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The ground beneath us : managing soil at UBC for improved drainage and reduced compaction 2012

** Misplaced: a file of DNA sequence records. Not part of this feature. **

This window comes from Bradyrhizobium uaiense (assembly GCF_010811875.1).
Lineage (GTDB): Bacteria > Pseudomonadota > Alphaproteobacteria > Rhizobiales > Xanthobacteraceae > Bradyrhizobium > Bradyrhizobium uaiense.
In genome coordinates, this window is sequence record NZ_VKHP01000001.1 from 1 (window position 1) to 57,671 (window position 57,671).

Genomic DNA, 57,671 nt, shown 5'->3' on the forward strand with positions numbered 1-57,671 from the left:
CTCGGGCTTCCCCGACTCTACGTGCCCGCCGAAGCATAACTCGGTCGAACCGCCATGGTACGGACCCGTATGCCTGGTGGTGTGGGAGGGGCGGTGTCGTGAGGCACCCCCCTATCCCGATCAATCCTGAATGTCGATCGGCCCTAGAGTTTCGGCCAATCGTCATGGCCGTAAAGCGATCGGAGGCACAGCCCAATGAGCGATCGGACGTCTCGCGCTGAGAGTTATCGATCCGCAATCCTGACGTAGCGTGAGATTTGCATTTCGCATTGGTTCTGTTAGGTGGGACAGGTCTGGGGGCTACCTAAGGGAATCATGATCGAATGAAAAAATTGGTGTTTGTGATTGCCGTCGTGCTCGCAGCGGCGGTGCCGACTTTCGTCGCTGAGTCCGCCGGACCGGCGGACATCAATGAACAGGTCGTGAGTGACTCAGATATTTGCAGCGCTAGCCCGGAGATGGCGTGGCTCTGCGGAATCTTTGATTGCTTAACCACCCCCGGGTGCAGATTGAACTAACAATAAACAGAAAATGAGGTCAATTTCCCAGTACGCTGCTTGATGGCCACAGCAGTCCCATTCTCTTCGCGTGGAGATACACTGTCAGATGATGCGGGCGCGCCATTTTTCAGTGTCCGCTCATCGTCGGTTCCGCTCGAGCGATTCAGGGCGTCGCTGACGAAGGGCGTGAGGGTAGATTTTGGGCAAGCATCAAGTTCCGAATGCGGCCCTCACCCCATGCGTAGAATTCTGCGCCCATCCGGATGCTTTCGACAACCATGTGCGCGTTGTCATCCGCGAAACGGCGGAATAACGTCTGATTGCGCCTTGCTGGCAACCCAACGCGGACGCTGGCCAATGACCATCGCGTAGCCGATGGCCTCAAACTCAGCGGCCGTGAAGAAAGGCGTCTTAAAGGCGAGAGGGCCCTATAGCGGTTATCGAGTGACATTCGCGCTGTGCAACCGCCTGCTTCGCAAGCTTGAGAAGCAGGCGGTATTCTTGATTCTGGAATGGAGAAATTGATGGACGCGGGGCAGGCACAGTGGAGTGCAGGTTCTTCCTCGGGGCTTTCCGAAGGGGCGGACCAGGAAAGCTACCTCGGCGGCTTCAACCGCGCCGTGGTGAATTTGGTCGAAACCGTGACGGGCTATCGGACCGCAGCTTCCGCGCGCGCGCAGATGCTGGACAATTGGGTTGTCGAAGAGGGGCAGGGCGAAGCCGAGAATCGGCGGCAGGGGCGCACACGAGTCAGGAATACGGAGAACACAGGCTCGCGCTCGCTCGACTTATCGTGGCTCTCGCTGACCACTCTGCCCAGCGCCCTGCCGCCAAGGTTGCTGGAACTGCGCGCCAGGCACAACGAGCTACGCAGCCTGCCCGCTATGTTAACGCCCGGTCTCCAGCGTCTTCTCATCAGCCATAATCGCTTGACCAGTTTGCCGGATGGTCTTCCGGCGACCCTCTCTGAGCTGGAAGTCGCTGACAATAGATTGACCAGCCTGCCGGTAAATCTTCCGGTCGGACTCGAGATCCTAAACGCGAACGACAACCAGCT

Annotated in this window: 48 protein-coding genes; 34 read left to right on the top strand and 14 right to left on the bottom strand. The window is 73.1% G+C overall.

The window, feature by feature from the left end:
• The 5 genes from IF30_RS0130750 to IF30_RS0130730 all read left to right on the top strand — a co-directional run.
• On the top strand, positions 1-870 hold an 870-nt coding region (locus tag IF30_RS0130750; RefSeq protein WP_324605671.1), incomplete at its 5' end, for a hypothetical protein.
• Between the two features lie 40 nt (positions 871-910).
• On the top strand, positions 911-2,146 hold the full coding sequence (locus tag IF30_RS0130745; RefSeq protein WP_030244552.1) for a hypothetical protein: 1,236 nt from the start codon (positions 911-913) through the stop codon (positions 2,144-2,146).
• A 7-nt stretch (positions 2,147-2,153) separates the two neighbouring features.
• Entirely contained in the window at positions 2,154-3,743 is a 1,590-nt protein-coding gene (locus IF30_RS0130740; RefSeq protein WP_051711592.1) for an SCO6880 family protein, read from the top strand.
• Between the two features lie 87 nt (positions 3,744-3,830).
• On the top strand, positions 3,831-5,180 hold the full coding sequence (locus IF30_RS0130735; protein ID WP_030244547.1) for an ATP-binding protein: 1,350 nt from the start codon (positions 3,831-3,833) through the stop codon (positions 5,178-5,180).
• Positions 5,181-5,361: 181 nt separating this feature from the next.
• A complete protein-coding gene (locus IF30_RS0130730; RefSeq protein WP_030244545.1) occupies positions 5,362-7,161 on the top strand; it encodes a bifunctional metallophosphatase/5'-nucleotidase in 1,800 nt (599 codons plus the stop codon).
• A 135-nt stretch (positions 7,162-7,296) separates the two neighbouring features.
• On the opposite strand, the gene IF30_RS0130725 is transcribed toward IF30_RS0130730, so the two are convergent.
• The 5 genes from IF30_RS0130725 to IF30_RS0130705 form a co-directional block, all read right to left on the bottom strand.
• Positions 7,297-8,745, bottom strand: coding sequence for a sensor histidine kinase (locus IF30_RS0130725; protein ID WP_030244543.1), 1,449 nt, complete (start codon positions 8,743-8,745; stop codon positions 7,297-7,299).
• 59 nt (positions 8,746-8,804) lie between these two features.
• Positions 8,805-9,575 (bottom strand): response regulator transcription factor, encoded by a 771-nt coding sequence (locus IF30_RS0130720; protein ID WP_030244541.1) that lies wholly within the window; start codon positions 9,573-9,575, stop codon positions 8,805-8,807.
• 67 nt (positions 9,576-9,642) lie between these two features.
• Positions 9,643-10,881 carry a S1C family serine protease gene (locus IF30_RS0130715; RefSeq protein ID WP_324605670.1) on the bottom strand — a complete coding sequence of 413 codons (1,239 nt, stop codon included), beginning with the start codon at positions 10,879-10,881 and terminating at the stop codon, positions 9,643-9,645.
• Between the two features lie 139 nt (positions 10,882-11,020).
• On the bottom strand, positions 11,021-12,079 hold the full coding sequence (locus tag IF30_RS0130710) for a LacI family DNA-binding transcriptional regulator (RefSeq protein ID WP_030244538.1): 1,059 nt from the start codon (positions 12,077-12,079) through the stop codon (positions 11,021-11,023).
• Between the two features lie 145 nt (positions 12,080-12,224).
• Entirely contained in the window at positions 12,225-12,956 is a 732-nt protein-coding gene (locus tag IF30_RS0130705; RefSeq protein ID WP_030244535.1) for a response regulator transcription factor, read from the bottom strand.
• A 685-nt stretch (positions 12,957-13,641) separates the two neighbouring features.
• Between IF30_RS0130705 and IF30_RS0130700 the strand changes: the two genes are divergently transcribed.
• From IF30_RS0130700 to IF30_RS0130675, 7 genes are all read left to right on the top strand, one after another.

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 UBC Social, Ecological, Economic Development Studies (SEEDS) Student Report              The ground beneath us: managing soil at UBC for improved drainage and reduced compaction Tim Philpott University of British Columbia Sustainable Soil Management, SOIL 502 July 14, 2010          Disclaimer: “UBC SEEDS provides students with the opportunity to share the findings of their studies, as well as their opinions, conclusions and recommendations with the UBC community. The reader should bear in mind that this is a student project/report and is not an official document of UBC. Furthermore readers should bear in mind that these reports may not reflect the current status of activities at UBC. We urge you to contact the research persons mentioned in a report or the SEEDS Coordinator about the current status of the subject matter of a project/report.”  The ground beneath us: managing soil at UBC for improved drainage and reduced compaction  Traditionally, concepts of soil quality are applied when managing agricultural or forest ecosystems, while soils in urban settings rarely receive the same level of management. Humans in urban spaces often interact with soils daily, most commonly in parks and open spaces. Urban soils are expected to serve many functions: as a medium for human use, drainage, medium for vegetation etc., however; these functions cannot be met without adequate management. As a result of poor management, many urban soils are degraded.  Soils at the University of British Columbia exhibit symptoms of poor management and can serve as a case study for addressing soil quality concerns for urban soils. This report will identify key functions of soil on UBC campus, propose indicators to asses soil quality, and will make suggestions for soil remediation.  Context – UBC Public Realm Plan   In May 2009, UBC Campus and Community Planning released a report highlighting the poor condition of the public spaces (public realm) on campus. The report acknowledges “20% of the public spaces have a „bleak‟ landscape character, while 72% of the spaces need improvement,” (UBC, 2009). The plan is ambitious – it seeks to revitalize public space on campus using design principles suited to all seasons of the wet west coast climate. What the plan lacks, however, is specific mention of soil management, which should be incorporated to prevent future degradation.  Soil type   When addressing soil quality concerns, it is common to start the assessment by addressing the inherent soil quality, which is outlined by the soil type. Soils at UBC are part of the Bose soil management group. The parent material consists of 30-160 cm of glaciofluvial deposits, overlain with a strongly cemented glacial till in some areas (Luttmerding, 1981). Bose soils have a low water holding capacity, are moderately well to well drained and are rapidly pervious in the upper layer. Where the cemented layer exists (~100 cm), drainage and rooting depth are impeded. The soil is a podzol and has a high sand and gravel content (Luttmerding, 1981).  Soil function at UBC   Soils on UBC campus have several functions: drainage, nutrient cycling, filtering and buffering, medium for human use and maintenance of vegetative growth (Appendix 1 details these functions). All these functions are critically important and interconnected. Daily, most students, staff and faculty are concerned with soil functioning as a medium for human use (recreational areas, pathways), and this function is most important to preserve. If the soil is in some way degraded (eg. poorly drained), its function for human use will be compromised. The soils on UBC campus also provide a medium for landscaping, and thus provide the means for overall campus aesthetic.  Assessment   An assessment was done for UBC campus along Main Mall. The goal of this assessment was to propose indicators that can easily quantify the above functions or subset of functions. In particular, the indicators used measure some aspect of soil physical properties. Upon inspection, soils along Main Mall were visibly degraded. Pedestrian walkways were poorly drained (Figure 1A), poor landscape design led to severely compacted and poorly drained improvised walkways (Figure 1B), severe compaction occurred around ornamental trees (Figure 1C), and poor drainage was evident in the playing field („bowl,‟ Figure 1D). Poorly drained areas were often centred around areas of compaction. Compaction contributes to poor drainage by reducing porosity (increasing bulk density) and is caused primarily through foot traffic and maintenance vehicles driving over soil. Additionally, higher water content increases severity of compaction (Brady and Weil, 2002). Ultimately, mechanisms of soil degradation at UBC are human and vehicle traffic and inappropriate landscape design. As the soils around UBC function primarily as a medium for human use, the visibly degraded quality of the soil will impact this function. The playing field at the south end of Main Mall is often used by school children; however, the field is poorly drained with obvious negative impacts on the growth of the grass. Poor drainage near walkways also forces pedestrians around puddles, which in turn causes increased compaction for adjacent soils. Easily measured soil physical properties that helped in assessing soil quality were bulk density and penetration resistance. Bulk density values greater than 1.6 g cm-3 are considered severely compacted (Brady and Weil, 2002). Penetration resistance is measured with a penetrometer, a device designed to mimic plant roots. A soil is considered compact if more than 30% of readings are >2000 kPa within the first 40 cm (Duiker, 2002). Samples were taken for three study areas: in the „bowl‟ at the south end of Main Mall, on the lawn adjacent to the MacMillian building, and in areas protected with ground cover. The results are shown in Table 1 and 2. Bulk density was only measured in the bowl and along Main Mall. The values do not exceed 1.6 g cm-3, and are not considered compact by this method (Table 1). However, the penetration resistance values indicate compaction for all three sites with penetration never exceeding 40 cm without a resistance reading >2000 kPa (Table 2). This method is developed for agricultural settings in tilled soil, and may not be appropriate for an urban soil. However, comparing these values is useful as the ground-covered site had the lowest penetration resistance and was best protected from foot and vehicle traffic compaction. Another method for assessing the function of soils on campus would be to develop visible indicators of soil degradation. This might include identifying areas of poor drainage, bare soil, and restricted vegetation growth. These visual indicators could then be compiled in a GIS format to help highlight areas of concern.                        Figure 1: Soil landscapes along Main Mall. A) Poor drainage, B) Improvised path and compaction, C) Compaction around ornamental trees, D) poor drainage in playing field.   Table 1. Bulk density values along main mall (MM) and the playing field (Bowl). Values in parentheses are standard error.               Table 2. Depth to compacted zone (in) for main mall, bowl and ground covered area. Values in parentheses are standard error.     A B C D  Challenges and Remediation  Compaction seems to be the main challenge for UBC soils, and remediation should focus on addressing this aspect of soil quality. Reducing stress is the first step to remediation: proper routing of pedestrian and vehicle traffic away from soil and prevention of corner cutting though use of corner fences or hedges. The UBC Public Realm Plan proposes to address this issue by restricting vehicle and redesigning Mail Mall with a pedestrian focus (UBC, 2009). Some areas of severe compaction, such as around the Oak trees along Main Mall, require more drastic approaches for remediation. Solutions to these compaction problems may include (Kuser, 2007): - Radial trenching. Trenches are dug around a tree trunk and filled with soil and organic material to deliver nutrients. - Mulch Applications. Application and maintenance of a 10 cm mulch layer that will slowly rebuild a healthy surface soil. - Compressed air treatment.  Injection of compressed air or water to create fractures and decrease bulk density. - Mechanical breakup. Tillage of soil with equipment (such as a subsoiler). - Soil amendments. Rotary tillage of low-density supplements into compact soil. Ultimately, the soil on UBC campus should be managed for its intended use. Large areas of lawn should expect to be areas of recreation and should be managed to meet this need. Proper aspects of turf management should then be applied, such as having soil depth >50 cm to improve drainage, avoidance of surface depressions, prevention of thatch build-up and subsurface drainage where appropriate (French, 1986). Also, given that most students are on campus during the wet winter, there should be adequate drainage to prevent further compaction. Soil depth will alleviate this issue, but subsurface drainage should be installed if the soil is not deep enough to prevent surface pooling. The UBC Public Realm Plan is an attempt to revitalize the open spaces on campus, but there are some institutional challenges that need to be addressed: - Development and construction are prioritized before landscaping and there is limited funding for proper soil management. - Lack of financial resources leads to a lack of human resources, which limits the ability of UBC Landscapers to avoid soil health problems. - UBC uses outside consultants in project management rather than using faculty experts who are better acquainted with UBC-specific problems. - Season of high use is during the Vancouver‟s wet season. UBC should address these issues in order to alleviate the soil management issues on campus. The UBC Public Realm Plan should incorporate a healthy maintenance budget to ensure adequate management of any design changes or remediation that takes place during the revitalization of the campus landscape.  Conclusion   The urban soils on UBC campus are in a degraded state, a condition common to soil in urban settings. Being degraded, the function of these soils, being mainly as a medium for human use (recreational, pathways) and to serve an aesthetic role, is compromised. UBC administrators have addressed this issue through development of the Public Realm  revitalization strategy, but greater attention must be focused on maintaining the long-term sustainability of soil functions at UBC through proper soil management. Incorporation of soil management into the Public Realm plan will prevent future soil degradation and will extend the life of any landscape features that are added to UBC‟s landscape.                                             References  Brady, N.C. and Weil, R.R. 2002. The Nature and Properties of Soils. (13th edition). Upper Saddle River, NJ: Prentice Hall.  Duiker, S.W. (2002). Diagnosing soil compaction using a penetrometer. Penn State College of Agricultural Sciences Agricultural Research and Cooperative Extension. University Park, PA: The Pennsylvania State University.  French, B. (1986). Design and Management of Grass Based Turf: A seminar presentation to Vancouver Board of Parks and Recreation Staff. Victoria BC: Land Resource Consultants, Ltd.  Kuser, J.E. (2007). Urban and Community Forestry in the Northeast. New York, NY: Springer.  Luttmerding, H.A. (1981). Soils of the Langley-Vancouver Map Area. Report No. 15, British Columbia Soil Survey. Volume 3, Decription of the Soils. Kelowna, BC: Province of British Columbia, Ministry of Environment.  University of British Columbia. 2009. UBC Public Realm Plan for the Vancouver Campus. Retrieved January 30, 2010, from www.planning.ubc.ca/smallbox4/file.php?sb4ab9199c6c463